Firstly, in response to the paper earlier this year (Liang et al, 2015), which reported the first use of CRISRP/Cas9 genome-editing in human embryos, several influential members of the scientific community, including Emmanuelle Charpentier, Jennifer Doudna and Craig Venter (the first to sequence a human genome using the “shotgun” sequencing method), have commented on this development. When asked whether they thought human germline engineering was inevitable, Venter, for example, answered that he was convinced it would happen and would be difficult, if not impossible, to control. Charpentier and Doudna, on the other hand, were careful to reiterate that there are considerable risks, including ethical issues, that need to be dealt with before undertaking such experiments. In particular, Doudna and her colleagues argue that off-target effects still occur at non-insignificant rates and that even successful gene-editing could lead to unexpected effects due to genetic interactions with other, normal DNA variations in a human’s genome. Lastly, reference is made to the 1975 conference on recombinant DNA held in Asilomar (California) at which scientists decided that for 16 months work using recombinant DNA would be put on hold so that stricter, international guidelines could be implemented. Would such a “moratorium” (Baltimore et al, 2015) be applicable to CRISPR/Cas9 human genome-editing too?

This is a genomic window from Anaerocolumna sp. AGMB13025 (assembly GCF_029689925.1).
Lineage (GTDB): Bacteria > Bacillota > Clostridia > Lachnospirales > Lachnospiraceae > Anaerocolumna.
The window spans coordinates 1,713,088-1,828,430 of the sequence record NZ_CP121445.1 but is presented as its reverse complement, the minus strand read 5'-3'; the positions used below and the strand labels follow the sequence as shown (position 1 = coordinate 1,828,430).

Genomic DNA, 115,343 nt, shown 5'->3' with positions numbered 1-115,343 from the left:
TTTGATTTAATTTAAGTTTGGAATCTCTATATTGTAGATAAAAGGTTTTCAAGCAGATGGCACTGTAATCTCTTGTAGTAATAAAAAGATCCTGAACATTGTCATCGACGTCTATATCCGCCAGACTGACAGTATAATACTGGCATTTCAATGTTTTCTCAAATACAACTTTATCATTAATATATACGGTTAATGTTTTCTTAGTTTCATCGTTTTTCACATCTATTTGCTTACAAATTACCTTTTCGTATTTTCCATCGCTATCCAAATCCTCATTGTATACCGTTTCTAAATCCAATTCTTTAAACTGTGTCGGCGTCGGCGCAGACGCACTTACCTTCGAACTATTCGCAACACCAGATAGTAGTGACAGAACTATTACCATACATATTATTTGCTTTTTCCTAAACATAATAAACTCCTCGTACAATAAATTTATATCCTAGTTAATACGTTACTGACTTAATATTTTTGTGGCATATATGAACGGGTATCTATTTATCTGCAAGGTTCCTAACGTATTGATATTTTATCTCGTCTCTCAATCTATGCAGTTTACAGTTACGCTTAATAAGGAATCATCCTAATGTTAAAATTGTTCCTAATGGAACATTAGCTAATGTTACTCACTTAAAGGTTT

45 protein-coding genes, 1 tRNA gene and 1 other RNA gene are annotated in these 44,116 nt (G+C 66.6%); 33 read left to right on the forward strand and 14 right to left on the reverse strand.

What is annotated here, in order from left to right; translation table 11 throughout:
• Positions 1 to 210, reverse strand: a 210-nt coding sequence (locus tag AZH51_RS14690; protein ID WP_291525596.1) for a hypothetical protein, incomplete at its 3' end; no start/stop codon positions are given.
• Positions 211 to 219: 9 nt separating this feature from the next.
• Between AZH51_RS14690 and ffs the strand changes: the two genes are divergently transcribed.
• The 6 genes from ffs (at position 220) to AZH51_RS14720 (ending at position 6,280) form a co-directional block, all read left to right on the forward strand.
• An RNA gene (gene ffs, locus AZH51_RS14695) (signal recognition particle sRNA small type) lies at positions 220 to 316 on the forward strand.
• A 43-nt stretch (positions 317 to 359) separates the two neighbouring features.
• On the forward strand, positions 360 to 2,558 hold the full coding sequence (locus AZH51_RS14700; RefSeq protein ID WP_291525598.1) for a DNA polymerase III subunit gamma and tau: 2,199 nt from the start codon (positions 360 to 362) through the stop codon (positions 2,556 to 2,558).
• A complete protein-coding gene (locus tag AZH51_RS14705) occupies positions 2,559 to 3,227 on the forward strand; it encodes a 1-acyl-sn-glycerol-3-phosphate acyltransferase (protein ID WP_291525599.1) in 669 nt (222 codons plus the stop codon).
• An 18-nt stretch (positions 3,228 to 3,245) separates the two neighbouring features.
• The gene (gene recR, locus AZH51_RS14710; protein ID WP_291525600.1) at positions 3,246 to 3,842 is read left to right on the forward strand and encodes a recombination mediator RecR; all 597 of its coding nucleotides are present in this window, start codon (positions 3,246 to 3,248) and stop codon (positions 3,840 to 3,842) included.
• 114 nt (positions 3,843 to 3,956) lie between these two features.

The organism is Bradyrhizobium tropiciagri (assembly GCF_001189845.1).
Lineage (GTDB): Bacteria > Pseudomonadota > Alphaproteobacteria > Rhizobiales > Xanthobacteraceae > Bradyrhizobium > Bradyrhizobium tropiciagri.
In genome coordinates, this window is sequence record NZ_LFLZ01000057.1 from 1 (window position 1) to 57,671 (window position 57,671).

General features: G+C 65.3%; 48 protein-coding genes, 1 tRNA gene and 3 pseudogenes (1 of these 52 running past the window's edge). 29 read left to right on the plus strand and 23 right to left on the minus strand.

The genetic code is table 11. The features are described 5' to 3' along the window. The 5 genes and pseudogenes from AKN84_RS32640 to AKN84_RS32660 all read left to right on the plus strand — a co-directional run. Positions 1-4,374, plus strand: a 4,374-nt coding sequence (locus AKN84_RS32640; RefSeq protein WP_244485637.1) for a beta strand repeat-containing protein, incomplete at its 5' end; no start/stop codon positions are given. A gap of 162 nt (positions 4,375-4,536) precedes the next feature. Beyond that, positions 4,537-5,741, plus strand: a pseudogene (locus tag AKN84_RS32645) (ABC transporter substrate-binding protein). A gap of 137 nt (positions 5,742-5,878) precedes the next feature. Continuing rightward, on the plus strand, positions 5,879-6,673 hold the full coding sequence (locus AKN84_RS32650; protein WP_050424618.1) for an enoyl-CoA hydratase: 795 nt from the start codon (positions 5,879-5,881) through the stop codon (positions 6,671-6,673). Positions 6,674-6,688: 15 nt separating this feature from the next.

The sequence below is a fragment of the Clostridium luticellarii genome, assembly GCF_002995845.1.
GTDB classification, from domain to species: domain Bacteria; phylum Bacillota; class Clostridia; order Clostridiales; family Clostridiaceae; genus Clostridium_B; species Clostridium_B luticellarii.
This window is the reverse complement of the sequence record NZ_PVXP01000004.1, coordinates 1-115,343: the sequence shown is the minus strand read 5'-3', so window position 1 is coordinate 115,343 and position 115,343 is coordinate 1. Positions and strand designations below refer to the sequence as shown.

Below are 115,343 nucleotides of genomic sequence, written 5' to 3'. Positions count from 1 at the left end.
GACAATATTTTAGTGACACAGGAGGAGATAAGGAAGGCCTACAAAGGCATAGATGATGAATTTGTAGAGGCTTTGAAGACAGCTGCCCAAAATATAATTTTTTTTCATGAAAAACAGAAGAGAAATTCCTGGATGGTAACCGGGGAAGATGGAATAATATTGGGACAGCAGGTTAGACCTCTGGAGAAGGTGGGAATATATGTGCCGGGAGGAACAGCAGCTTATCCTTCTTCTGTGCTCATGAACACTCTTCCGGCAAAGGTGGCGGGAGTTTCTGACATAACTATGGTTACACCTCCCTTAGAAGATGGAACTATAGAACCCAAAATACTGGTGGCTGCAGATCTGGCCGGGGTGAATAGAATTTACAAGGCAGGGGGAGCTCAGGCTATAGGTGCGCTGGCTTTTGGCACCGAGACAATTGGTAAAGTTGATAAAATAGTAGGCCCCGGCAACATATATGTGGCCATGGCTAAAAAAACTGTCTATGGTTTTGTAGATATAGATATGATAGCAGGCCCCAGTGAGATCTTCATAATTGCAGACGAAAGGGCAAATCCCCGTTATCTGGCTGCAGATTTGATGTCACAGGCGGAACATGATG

Secondly, a new CRISPR review (Sternberg & Doudna, 2015) was published in Molecular Cell last month. It includes some of the latest research articles and another one of these handy overview spider diagrams: